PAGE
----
What's the deal?
Intel is joining a project that is working to create a new system called the "Central Sensing Localization and Planning" platform, or CSLP. CSLP will be a specialized computer that can act as the brain of a car with a self-driving system.
The project, first announced by Delphi and Mobileye in August, intends to have a full-blown self-driving system available to any automaker by the end of 2019. It leverages the expertise in driver-behavior modeling developed by Ottomatica, a startup spun out of Carnegie Mellon University that was acquired by Delphi last year.
Why was Intel invited to join this deal?
Intel is already working with Mobileye and BMW on a project to create a self-driving system for the German automaker by 2021. In that deal, Intel's Atom and Xeon processors will be used to provide the computational horsepower needed to help the car's brain accurately drive in data-heavy environments (think cities).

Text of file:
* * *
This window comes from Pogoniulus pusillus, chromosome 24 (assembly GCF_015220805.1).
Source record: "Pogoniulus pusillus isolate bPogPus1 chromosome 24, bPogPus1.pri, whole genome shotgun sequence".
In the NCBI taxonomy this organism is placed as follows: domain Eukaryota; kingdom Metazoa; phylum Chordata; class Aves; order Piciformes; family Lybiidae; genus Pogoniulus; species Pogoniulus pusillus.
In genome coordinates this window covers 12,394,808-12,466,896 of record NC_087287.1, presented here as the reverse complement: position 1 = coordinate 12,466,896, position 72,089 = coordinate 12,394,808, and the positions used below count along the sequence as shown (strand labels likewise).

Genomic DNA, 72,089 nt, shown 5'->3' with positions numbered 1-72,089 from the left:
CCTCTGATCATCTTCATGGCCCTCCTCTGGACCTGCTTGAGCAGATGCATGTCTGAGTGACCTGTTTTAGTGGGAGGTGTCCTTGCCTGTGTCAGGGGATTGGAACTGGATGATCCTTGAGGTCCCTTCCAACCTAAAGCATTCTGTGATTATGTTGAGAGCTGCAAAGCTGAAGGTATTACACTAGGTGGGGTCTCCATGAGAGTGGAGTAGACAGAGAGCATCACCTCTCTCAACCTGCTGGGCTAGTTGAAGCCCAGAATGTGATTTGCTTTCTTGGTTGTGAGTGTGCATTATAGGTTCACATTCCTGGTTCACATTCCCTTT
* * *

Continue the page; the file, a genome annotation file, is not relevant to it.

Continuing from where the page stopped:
Its role in this project is expected to be similar.
What does Intel get out of this?
Intel faces stiff competition in the Internet of Things market from NVIDIA (NVDA 5.14%), which has built on its longstanding expertise in graphics processing to become a player in driver-assist systems -- leaping ahead of Intel in this fast-growing and lucrative space.
NVIDIA bills its Drive PX 2 as an "in-car artificial intelligence supercomputer" that can process 24 trillion deep-learning operations every second, and says that more than 50 automakers, suppliers, developers, and research institutions are using its artificial-intelligence platforms.
NVIDIA said in September that it's teaming up with Chinese internet giant Baidu (BIDU 12.18%) to develop a technology platform for fully self-driving cars, an announcement that may have been spurred by the Delphi-Mobileye deal.
Intel wants its own presence in autos, not only for the (considerable) revenue opportunity but also to fend off suggestions that it has fallen behind NVIDIA. That's why this deal makes sense from the chip giant's perspective.
What's next for the partners?
Delphi and Mobileye (and Intel, presumably) will demonstrate their system at the Consumer Electronics Show in Las Vegas in January. The system isn't a final product, as both the software and the system's laser-imaging sensor (LIDAR) unit require further testing and refinement before production can start.
Delphi has said that it hopes to have self-driving test fleets operating in one or more cities sometime in 2017.